BtoB

Multiple ‘home runs’ from Web 2.0 efforts, says Cisco Web marketing exec

By Published on .

Most Popular
Las Vegas—Cisco Systems’ executive team wants to demonstrate innovation on the Web, a directive that has sent Michael Metz, senior director-Web marketing and strategy, on a wide-ranging hunt for technologies that boost customer interaction, personalization and engagement. It’s a quest that has made the networking company’s massive Web site “the single most innovative proof point of the brand,” Metz said.

The old model of Web sites using static content as “bait” are over, said Metz, who spoke on the first day of the Business Marketing Association Annual Conference. (The annual conference attracted 225 attendees, besting last year's attendence of 147 in San Jose, Calif.) Increasingly, it is user-generated content that creates the value of Web sites, Metz said, referring to such popular consumer destinations as Amazon.com and YouTube.

Last fall, Cisco launched a major redesign of its Web site, which features 7 million pages and attracts 8 million to 10 million visitors per month.

Metz detailed many enhancements on the site, such as 360-degree product views and customer-generated product reviews.

He declared a handful of specific new features “home runs.” For instance, he said, customers who watched some of the four dozen embedded, two-to-four-minute videos on the site “stayed longer and viewed nine times as many pages [as those who did not].”

He was equally excited about the ballooning access to statistics around the pages optimized for mobile devices, which in a three-month span saw visits soar from 10,000 a month to 75,000. He said the company was beginning to offer SMS addresses to customers in its TV and outdoor ads.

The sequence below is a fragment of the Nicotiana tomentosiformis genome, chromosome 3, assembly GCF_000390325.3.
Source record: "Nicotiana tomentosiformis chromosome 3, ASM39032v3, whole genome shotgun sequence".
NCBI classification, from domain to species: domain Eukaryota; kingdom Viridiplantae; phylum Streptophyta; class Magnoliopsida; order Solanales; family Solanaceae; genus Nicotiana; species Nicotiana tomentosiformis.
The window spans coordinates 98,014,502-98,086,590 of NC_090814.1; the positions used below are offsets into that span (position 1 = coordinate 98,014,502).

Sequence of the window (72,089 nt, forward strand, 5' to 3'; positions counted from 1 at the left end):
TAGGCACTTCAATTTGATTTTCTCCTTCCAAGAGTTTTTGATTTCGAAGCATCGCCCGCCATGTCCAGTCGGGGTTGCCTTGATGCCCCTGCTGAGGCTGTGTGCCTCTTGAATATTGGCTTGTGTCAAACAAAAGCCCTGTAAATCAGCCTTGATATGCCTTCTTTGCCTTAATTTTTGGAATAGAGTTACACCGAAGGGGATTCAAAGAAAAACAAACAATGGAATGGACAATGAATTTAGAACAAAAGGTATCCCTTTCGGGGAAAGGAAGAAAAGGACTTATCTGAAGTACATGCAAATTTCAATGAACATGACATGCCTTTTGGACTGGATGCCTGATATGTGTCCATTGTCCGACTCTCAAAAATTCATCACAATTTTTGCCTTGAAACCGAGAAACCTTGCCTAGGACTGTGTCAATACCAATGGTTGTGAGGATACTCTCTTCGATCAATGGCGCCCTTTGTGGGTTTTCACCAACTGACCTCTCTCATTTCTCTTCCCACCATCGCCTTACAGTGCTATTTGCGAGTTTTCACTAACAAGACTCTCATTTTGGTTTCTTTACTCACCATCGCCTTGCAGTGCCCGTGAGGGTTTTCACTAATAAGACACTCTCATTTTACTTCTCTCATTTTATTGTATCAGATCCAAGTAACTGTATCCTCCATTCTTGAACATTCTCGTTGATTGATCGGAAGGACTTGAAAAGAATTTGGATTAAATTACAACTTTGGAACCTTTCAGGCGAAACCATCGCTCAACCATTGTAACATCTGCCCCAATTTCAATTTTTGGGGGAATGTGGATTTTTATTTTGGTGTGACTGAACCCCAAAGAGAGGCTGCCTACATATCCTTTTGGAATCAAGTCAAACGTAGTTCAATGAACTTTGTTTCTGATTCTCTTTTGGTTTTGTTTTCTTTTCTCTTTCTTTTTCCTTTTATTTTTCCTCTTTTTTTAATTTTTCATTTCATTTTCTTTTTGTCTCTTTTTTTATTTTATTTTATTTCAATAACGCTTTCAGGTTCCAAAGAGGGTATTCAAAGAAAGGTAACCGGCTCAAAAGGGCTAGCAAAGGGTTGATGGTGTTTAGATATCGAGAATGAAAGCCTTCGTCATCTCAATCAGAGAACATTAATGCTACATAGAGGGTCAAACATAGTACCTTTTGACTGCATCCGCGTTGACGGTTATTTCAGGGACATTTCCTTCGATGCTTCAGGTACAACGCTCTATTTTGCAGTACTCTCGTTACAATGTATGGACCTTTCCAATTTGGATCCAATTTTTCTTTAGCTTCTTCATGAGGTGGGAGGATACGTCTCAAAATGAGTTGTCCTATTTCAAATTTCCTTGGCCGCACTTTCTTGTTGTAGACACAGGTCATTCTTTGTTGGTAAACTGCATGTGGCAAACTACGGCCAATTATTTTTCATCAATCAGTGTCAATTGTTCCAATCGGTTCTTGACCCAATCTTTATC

Metz was most enthusiastic about new “click to chat” functionality, which was added in November. “We started on 15 low-traffic pages,” he said, noting that customers who engaged a live call center agent in a “Chat with a Cisco expert” chat window had a conversion rate of 43%.

When Cisco targeted the chat window with business rules—for instance, only offering it to customers who visited the pages three times in a week, made product comparisons or spent more than 45 seconds on a page—the number of sessions with the same high conversion rate doubled.

Cisco has also been exploring personalization, starting with targeting banner ads based on Web visitors’ activity. Not surprising, Metz said, the targeted ads outperformed generic ones four to one. “And just last week we added the ability to personalize any kind of content—a URL, a video, a podcast,” he said. Recently, Cisco pulled all its Web 2.0 tricks into one area of its site devoted to commercial solutions, Metz said. The project, code-named “Oreo” because the technology relied on the use of cookie data, quadrupled traffic and increased engagement and page views, he added.

All these changes, he said, were subjected to “pretty significant usability testing” before being turned on.

Metz strongly implied the Web work was a strategic pillar for Cisco, necessary as the company branches out from its historical roots in enterprise markets to small-business and even consumer products.

For instance, Cisco’s decidedly nonproduct-oriented “Human Network” campaign is drawing millions of visitors, “80% of whom have nothing to do with Cisco gear,” Metz said. Reaching these consumers, he said, will require new tools and approaches. “You cannot do that with an enterprise sales force,” he said.

In this article: